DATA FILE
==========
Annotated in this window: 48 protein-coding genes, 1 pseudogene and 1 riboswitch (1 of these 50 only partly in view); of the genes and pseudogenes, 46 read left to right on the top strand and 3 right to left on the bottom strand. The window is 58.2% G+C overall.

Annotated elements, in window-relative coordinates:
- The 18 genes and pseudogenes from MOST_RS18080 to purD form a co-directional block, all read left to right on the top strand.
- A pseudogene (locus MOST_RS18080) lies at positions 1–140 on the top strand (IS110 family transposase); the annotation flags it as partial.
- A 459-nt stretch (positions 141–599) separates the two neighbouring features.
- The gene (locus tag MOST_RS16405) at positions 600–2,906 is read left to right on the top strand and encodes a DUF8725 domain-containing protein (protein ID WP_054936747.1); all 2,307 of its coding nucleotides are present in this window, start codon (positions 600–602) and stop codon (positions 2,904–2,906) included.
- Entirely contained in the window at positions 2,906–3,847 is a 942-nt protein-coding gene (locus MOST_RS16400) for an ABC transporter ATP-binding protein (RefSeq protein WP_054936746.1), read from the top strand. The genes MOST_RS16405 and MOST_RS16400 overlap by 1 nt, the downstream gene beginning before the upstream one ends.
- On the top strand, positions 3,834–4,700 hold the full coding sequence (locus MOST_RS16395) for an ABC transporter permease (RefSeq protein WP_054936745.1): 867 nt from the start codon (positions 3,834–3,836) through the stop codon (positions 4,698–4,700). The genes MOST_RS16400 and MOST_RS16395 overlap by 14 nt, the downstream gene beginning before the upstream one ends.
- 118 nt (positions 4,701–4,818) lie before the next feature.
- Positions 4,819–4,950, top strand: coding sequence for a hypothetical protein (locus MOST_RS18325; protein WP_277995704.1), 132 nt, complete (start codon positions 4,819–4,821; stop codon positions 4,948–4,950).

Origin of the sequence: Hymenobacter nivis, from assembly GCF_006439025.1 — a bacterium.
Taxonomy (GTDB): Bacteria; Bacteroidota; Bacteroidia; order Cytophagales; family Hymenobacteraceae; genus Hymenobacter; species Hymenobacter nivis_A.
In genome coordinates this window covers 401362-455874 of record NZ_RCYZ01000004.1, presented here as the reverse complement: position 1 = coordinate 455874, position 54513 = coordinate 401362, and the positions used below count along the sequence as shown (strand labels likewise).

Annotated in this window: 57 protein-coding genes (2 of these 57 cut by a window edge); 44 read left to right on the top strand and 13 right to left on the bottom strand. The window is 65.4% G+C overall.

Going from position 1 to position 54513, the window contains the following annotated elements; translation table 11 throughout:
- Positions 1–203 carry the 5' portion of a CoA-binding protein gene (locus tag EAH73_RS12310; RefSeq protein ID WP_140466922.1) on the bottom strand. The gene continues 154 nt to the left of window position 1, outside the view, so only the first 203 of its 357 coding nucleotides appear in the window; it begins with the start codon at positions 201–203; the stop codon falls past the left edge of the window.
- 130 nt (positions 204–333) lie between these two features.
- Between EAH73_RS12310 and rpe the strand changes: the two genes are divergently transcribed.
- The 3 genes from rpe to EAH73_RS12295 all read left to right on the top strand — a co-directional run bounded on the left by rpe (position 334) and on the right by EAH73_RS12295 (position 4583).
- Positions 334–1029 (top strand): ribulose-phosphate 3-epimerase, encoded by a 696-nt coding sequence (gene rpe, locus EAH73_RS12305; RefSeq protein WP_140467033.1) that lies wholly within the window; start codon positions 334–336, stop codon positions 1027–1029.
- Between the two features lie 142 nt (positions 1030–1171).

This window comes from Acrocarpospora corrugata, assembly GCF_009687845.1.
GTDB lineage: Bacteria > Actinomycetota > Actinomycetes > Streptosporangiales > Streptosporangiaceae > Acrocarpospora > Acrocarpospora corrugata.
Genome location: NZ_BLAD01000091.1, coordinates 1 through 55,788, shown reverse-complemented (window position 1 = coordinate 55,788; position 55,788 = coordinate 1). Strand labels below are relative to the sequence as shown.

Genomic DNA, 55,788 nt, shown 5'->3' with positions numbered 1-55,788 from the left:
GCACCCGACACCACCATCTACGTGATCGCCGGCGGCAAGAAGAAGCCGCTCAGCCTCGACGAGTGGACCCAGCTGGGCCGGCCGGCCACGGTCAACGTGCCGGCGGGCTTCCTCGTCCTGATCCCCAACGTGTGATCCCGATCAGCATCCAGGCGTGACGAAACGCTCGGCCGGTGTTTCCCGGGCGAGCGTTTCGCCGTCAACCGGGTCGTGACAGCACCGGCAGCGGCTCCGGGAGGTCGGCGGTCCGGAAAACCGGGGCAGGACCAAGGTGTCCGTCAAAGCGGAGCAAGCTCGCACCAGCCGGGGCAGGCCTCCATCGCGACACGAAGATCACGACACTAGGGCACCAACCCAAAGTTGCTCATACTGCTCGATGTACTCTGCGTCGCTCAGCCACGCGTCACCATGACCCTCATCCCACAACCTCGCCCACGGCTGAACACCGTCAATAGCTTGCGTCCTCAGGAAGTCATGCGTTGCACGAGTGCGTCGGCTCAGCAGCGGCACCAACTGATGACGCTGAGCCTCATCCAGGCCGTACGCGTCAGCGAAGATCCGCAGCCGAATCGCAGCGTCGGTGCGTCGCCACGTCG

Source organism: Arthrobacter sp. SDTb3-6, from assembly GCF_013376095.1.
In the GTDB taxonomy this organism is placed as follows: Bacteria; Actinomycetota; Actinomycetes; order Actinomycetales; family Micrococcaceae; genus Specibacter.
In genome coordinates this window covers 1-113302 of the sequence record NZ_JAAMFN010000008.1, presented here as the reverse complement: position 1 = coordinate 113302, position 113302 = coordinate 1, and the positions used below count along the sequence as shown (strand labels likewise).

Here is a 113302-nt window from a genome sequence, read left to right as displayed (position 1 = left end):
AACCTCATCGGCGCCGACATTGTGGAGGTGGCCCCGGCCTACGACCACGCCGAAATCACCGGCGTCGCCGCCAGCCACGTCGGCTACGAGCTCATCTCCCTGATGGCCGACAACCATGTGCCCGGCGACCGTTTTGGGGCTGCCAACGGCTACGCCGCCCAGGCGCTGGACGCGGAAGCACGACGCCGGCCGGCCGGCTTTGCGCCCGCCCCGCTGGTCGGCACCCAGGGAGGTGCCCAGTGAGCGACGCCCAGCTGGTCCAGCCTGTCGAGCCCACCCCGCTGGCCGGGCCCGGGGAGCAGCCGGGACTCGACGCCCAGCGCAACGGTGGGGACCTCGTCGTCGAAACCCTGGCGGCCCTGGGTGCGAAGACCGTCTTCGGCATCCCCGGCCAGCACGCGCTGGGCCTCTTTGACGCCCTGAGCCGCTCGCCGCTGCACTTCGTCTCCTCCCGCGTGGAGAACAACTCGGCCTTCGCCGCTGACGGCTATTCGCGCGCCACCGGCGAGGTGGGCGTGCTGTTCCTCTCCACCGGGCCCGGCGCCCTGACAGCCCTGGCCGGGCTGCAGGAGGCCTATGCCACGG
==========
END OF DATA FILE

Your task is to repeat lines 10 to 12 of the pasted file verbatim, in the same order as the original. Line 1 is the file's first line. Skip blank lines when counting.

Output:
- Positions 4,819–4,950, top strand: coding sequence for a hypothetical protein (locus MOST_RS18325; protein WP_277995704.1), 132 nt, complete (start codon positions 4,819–4,821; stop codon positions 4,948–4,950).

Origin of the sequence: Hymenobacter nivis, from assembly GCF_006439025.1 — a bacterium.
Taxonomy (GTDB): Bacteria; Bacteroidota; Bacteroidia; order Cytophagales; family Hymenobacteraceae; genus Hymenobacter; species Hymenobacter nivis_A.